Thomas Mattice is looking to make the most of his ‘ShoBox’ opportunity
The gym and boxing have always provided refuge for Thomas Mattice. The 27-year-old from Cleveland, Ohio, knew too many friends whom the streets snuffed out, too many wasted lives that didn’t need to be wasted, because they didn’t take the same path that he took.
So each time Mattice enters a ring, he does it with the conviction that taking and dishing out punches is a far greater situation than dodging bullets or looking through iron bars, where too many people Mattice knew growing up now reside.
Another opportunity for Mattice (12-0, 10 knockouts) will arrive this Friday night, when he takes on 22-year-old Armenian Zhora Hamazaryan (9-0, 6 KOs), in a scheduled eight-round lightweight bout, as the co-feature of Showtime’s “ShoBox: The New Generation,” from the WinnaVegas Casino & Resort, in Sloan, Iowa (Showtime, 10 p.m. ET/PT).
Mattice, who started boxing late, turning pro at 24 after beginning boxing when he was 17, credits the sport for saving his life. He made his name and built his brand on the streets of Cleveland growing up.
“I fought a lot on the streets and actually knew a couple of guys who boxed,” Mattice recalled. “I fought all the way up about the time when I was 22. I started boxing in the gym, until I was 17, but I did get involved with fights in the street.”
Sometimes those fights got a little dangerous.
“It’s why I say if it wasn’t for boxing, I don’t know where I’d be,” Mattice said. “It’s why I say boxing saves lives. There were plenty of times when I was in the gym, I’d go out to the street, and there was something always happening. Some got killed, or this or that happened.
“Luckily I was in the gym, or I could have been involved or (could have been) the person who could have been shot and killed. I know too many names, and too many people who should be alive today or out working instead of being behind bars. Yeah, you can say that I grew up real rough. When I was 14, I was involved in a fight at a pool, and there was 20 of these guys coming after me and my friends, and there was shooting involved.”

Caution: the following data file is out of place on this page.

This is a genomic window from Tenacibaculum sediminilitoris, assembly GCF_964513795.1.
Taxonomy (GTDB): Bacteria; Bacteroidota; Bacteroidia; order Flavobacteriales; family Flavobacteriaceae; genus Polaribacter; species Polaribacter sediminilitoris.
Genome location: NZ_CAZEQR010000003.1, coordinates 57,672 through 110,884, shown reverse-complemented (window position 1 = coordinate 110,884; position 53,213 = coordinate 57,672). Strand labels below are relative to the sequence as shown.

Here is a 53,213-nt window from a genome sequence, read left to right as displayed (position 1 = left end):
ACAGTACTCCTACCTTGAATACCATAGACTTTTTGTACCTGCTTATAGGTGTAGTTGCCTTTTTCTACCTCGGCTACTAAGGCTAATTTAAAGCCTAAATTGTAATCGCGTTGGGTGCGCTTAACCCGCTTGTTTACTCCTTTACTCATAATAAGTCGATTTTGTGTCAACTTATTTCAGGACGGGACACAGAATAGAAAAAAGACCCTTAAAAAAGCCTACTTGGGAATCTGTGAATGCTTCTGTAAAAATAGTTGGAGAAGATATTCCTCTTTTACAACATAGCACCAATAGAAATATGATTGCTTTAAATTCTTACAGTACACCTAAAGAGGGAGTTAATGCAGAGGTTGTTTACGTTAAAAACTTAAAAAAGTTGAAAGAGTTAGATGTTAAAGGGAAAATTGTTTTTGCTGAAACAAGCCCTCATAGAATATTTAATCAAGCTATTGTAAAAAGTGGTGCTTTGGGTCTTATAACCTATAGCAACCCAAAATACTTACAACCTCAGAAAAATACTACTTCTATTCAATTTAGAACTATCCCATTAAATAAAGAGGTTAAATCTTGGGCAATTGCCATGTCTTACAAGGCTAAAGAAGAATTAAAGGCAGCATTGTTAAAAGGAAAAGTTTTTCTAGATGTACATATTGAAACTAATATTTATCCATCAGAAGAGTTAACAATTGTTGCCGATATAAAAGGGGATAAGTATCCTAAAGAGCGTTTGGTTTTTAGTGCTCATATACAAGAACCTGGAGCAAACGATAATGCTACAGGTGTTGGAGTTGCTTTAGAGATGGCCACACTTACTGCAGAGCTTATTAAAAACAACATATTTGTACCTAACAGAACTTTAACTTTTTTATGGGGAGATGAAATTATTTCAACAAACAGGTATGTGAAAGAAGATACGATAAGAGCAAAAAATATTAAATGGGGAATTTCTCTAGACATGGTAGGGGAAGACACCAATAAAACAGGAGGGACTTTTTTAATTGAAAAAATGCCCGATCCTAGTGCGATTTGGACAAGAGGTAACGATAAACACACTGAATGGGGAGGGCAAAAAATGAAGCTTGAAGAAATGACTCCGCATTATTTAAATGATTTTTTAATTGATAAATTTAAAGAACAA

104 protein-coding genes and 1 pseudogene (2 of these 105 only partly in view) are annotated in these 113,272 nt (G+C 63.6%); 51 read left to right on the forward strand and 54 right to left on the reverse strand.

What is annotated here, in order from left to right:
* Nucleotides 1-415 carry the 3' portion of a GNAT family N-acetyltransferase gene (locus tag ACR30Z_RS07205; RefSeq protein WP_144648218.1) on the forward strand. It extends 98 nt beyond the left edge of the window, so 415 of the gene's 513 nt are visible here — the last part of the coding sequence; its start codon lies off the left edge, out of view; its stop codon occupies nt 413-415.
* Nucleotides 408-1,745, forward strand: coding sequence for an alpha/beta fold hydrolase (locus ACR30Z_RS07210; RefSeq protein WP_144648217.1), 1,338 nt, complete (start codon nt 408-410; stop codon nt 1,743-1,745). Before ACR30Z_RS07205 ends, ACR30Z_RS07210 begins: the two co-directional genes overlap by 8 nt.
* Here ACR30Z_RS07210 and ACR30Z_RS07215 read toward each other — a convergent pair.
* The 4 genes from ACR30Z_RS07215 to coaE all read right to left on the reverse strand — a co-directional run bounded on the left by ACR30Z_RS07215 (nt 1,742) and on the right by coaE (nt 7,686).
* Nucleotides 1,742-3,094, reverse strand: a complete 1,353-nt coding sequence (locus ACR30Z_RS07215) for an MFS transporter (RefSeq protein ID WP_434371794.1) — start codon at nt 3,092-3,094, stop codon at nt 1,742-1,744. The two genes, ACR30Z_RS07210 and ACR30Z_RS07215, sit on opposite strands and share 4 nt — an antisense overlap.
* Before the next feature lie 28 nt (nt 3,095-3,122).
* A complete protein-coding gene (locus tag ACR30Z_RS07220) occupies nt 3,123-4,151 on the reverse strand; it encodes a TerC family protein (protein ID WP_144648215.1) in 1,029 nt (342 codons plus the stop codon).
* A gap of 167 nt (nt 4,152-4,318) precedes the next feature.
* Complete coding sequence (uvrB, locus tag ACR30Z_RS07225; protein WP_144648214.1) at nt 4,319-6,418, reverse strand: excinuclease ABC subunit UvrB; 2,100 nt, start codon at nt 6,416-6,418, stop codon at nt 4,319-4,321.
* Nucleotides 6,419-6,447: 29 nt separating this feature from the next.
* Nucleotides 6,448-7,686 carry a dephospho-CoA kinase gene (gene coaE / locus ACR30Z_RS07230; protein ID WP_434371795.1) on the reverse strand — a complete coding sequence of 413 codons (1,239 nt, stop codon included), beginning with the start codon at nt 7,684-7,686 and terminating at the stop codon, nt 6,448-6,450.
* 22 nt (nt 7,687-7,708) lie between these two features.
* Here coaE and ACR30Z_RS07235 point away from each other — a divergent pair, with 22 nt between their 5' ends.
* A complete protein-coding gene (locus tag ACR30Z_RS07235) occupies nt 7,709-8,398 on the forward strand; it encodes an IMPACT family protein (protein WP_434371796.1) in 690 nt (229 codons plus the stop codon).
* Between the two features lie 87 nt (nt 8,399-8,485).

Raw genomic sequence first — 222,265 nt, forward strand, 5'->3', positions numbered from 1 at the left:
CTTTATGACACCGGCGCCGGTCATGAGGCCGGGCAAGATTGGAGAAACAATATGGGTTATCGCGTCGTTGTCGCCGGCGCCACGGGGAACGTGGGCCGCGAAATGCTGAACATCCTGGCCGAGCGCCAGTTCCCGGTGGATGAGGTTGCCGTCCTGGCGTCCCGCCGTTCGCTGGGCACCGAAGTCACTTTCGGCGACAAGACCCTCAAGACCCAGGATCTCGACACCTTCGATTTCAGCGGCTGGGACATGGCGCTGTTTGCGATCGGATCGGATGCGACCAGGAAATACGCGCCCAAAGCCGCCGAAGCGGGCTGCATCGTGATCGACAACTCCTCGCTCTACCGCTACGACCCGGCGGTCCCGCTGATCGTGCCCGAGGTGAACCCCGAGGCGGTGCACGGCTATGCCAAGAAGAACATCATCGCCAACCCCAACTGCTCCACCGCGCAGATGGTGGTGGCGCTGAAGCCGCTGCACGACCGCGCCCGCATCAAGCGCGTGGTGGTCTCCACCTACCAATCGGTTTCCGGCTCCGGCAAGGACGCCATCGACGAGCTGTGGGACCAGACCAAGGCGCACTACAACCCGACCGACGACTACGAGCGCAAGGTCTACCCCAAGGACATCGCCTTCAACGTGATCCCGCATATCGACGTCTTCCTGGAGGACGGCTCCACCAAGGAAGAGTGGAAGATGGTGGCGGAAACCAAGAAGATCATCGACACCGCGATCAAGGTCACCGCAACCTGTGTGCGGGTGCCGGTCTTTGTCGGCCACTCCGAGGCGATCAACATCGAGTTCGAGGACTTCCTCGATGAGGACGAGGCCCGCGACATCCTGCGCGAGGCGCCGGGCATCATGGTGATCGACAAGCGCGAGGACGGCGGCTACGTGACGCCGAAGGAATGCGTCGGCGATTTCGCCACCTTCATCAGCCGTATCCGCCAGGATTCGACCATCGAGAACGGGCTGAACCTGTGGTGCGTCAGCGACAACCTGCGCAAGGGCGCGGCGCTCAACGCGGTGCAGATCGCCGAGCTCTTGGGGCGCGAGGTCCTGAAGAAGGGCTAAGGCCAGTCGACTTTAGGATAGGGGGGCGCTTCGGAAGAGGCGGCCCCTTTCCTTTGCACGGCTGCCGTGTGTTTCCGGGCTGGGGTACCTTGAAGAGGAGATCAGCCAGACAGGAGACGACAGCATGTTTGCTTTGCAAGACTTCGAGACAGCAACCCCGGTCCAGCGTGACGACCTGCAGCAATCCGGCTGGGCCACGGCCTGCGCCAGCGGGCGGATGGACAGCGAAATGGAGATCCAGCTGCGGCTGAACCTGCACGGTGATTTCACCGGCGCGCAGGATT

However even the people who hated Mattice, people who went after him in his youth, have shown support for him, as his boxing career has grown. It’s a street code, Mattice said, of which people would pull him to the side and tell him that he had the talent to get off the nasty Cleveland streets.
He has a six-fight stoppage streak but says he never intends to go into fights looking for knockouts but if the chance presents itself, he will try to go for it against the 5-foot-5 Hamazaryan, who Mattice towers over, at 5-foot-9. This will be Mattice’s second appearance on ShoBox, after he stopped Rolando Chinea in seven, back in February.
“I feel great for this,” Mattice said. “My weight is looking good. I’m still making 135, and I just watch what I eat and how I live. My body is telling me that I can still make the weight. It’s scheduled for eight but I’ll look to end this early.
“I know (Hamazaryan) is shorter than me. I know he has some skills, and he’s 9-0 and he’s a pretty good fighter. Someone’s ‘0’ has to go and I’m ready for it. He seems like a slickster-type of fighter, with good head movement. I’ll keep him on the outside and work from there.
“I’m grateful for the opportunity but, again, I’m grateful for any chance I get to fight.”
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